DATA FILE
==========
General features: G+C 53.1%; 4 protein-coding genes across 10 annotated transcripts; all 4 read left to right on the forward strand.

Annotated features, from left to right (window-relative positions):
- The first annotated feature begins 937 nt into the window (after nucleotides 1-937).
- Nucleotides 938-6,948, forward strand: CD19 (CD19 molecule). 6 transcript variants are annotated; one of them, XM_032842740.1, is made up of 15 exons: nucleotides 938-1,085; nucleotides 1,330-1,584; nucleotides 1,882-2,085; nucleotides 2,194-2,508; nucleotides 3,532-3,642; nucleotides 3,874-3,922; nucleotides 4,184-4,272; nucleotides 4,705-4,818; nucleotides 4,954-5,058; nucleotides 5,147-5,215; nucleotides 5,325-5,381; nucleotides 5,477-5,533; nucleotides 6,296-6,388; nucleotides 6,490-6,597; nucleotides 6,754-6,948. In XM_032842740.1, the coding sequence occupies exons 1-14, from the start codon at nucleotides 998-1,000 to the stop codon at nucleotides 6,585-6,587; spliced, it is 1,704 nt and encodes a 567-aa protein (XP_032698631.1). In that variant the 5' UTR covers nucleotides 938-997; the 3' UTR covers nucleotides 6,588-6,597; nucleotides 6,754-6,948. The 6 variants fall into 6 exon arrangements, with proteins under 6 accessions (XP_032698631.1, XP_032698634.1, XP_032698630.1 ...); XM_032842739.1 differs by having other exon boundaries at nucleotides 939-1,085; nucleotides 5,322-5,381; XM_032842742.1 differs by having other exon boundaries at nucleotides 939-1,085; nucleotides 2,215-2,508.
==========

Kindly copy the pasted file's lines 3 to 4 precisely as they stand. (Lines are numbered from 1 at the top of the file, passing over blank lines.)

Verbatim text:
- The first annotated feature begins 937 nt into the window (after nucleotides 1-937).
- Nucleotides 938-6,948, forward strand: CD19 (CD19 molecule). 6 transcript variants are annotated; one of them, XM_032842740.1, is made up of 15 exons: nucleotides 938-1,085; nucleotides 1,330-1,584; nucleotides 1,882-2,085; nucleotides 2,194-2,508; nucleotides 3,532-3,642; nucleotides 3,874-3,922; nucleotides 4,184-4,272; nucleotides 4,705-4,818; nucleotides 4,954-5,058; nucleotides 5,147-5,215; nucleotides 5,325-5,381; nucleotides 5,477-5,533; nucleotides 6,296-6,388; nucleotides 6,490-6,597; nucleotides 6,754-6,948. In XM_032842740.1, the coding sequence occupies exons 1-14, from the start codon at nucleotides 998-1,000 to the stop codon at nucleotides 6,585-6,587; spliced, it is 1,704 nt and encodes a 567-aa protein (XP_032698631.1). In that variant the 5' UTR covers nucleotides 938-997; the 3' UTR covers nucleotides 6,588-6,597; nucleotides 6,754-6,948. The 6 variants fall into 6 exon arrangements, with proteins under 6 accessions (XP_032698631.1, XP_032698634.1, XP_032698630.1 ...); XM_032842739.1 differs by having other exon boundaries at nucleotides 939-1,085; nucleotides 5,322-5,381; XM_032842742.1 differs by having other exon boundaries at nucleotides 939-1,085; nucleotides 2,215-2,508.